It’s tough for most people to jump straight out of bed, and it seems to be equally hard to quickly wake up a foot that has fallen asleep. But there are ways you can swiftly diminish that weird, tingly, numb feeling called paresthesia.
Fast Fix One: Change Positions
Paresthesia is due to both compressed nerves and reduced blood circulation from things like crossing your legs, so the first thing you need to do is change the position of the affected limb so the nerves can get back to properly communicating with your brain and your blood can begin flowing again.
Fast Fix Two: Stand Up
Standing up can help further straighten out the pinched nerves in your legs and feet as well as promotes better blood circulation. Try moving the affected foot in small circles, stretching your calf muscles and lightly standing on the foot that fell asleep to help it “wake up.”
Fast Fix Three: Shake It Out Or Walk It Off
If possible, walk around a little bit to reduce the tingling and help your body return to normal function. Of course, this is only possible if some of the normal feeling and strength has returned to the affected foot. If not, try gently shaking the numb limb to help reduce the pins and needles feeling.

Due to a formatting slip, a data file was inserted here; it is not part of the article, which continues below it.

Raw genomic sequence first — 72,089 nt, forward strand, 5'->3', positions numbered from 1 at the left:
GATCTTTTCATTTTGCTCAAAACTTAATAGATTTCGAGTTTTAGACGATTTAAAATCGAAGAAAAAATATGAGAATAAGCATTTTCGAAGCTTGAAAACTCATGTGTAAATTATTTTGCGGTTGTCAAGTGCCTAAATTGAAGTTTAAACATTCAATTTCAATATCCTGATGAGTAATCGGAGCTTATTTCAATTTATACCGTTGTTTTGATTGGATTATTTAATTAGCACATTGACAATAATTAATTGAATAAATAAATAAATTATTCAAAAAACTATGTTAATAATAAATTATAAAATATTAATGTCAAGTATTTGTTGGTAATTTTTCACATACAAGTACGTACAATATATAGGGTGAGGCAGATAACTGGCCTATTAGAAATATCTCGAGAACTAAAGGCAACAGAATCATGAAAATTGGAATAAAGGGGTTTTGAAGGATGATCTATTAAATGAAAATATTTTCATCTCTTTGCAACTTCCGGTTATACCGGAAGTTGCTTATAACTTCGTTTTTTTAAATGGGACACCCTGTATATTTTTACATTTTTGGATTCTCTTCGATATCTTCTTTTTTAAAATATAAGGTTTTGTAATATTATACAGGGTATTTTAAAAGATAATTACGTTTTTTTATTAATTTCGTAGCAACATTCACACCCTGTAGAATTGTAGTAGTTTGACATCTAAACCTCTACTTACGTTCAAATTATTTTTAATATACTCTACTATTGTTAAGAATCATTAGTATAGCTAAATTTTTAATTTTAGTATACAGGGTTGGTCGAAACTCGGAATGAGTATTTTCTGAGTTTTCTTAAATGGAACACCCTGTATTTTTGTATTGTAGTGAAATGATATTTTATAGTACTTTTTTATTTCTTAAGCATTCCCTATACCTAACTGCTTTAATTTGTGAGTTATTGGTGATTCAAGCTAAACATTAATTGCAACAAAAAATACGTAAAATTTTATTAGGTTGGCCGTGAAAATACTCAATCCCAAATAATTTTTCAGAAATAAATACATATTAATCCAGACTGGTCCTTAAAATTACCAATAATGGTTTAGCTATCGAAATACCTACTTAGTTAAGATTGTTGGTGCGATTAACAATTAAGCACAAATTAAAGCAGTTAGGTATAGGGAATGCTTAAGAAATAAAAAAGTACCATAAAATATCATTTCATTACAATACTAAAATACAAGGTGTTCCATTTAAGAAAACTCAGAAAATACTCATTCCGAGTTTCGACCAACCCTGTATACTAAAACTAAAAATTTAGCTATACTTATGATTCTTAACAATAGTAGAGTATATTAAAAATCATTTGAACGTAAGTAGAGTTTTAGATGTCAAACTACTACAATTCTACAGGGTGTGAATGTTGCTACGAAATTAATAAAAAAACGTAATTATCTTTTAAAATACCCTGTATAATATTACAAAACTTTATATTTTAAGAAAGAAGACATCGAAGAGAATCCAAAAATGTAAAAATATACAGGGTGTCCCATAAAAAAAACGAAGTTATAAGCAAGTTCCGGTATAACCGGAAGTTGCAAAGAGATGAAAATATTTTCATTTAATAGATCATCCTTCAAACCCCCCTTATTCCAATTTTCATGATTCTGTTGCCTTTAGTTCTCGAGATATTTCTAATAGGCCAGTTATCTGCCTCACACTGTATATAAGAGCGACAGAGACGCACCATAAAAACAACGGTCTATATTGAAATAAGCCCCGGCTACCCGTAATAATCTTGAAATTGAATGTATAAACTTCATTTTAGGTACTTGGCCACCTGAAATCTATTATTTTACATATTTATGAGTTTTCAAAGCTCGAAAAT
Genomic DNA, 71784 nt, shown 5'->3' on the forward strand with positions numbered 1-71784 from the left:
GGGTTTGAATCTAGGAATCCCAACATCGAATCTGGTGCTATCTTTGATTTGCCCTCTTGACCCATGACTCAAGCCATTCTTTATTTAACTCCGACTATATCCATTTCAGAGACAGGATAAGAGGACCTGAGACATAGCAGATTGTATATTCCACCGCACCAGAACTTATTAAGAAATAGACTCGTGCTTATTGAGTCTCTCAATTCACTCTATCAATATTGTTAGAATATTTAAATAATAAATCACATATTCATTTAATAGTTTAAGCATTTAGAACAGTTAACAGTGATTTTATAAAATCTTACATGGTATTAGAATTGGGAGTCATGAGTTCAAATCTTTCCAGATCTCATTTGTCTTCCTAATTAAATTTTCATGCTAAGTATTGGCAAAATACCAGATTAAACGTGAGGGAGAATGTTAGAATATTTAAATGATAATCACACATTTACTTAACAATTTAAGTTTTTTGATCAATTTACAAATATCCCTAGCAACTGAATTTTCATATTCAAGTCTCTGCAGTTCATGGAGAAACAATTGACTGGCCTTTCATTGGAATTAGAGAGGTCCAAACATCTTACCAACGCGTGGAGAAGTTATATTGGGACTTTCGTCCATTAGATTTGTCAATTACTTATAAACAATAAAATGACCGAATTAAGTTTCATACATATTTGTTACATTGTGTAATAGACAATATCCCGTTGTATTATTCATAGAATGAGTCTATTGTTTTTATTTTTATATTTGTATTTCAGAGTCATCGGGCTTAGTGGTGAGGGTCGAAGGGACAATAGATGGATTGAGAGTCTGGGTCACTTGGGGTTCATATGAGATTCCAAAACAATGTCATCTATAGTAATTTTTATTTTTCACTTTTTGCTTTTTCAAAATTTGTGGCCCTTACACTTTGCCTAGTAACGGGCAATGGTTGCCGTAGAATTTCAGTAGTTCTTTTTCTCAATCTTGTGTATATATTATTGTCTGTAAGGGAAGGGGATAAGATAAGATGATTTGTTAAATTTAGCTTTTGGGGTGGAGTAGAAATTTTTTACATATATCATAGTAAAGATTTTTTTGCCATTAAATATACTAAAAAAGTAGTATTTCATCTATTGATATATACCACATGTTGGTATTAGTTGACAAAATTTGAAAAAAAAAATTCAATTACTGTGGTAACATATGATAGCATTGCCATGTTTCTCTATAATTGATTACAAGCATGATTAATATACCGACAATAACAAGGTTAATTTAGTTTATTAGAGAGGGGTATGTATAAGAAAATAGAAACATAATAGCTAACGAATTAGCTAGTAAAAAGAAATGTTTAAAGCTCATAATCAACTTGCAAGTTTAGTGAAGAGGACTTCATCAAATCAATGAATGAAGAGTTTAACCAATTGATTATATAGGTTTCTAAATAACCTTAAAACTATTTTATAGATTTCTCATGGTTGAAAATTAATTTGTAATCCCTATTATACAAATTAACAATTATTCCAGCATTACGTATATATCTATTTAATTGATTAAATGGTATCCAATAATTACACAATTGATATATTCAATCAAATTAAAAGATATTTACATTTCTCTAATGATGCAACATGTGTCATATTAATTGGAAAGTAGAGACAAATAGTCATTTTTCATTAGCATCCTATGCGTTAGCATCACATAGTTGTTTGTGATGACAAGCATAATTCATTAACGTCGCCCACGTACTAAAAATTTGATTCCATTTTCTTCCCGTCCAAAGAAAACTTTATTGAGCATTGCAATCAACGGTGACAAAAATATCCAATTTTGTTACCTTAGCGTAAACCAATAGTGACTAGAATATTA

Fast Fix Four: Get a Massage
Try applying pressure to your foot or have a friend or lover give you a foot and leg massage. This can help increase blood flow, reduce numbness and relax tense tendons and muscles.
Fast Fix Five: Soak Your Feet In a Foot Bath
Strained muscles and poor circulation are sometimes to blame for paresthesia, so try soaking your feet in a warm Epsom salt bath to boost blood flow and draw out muscle-tightening toxins. You may also want to try increasing your intake of minerals like calcium and magnesium, as well as vitamins B6 and B12. A lack of these nutrients can sometimes lead to painful foot and leg issues.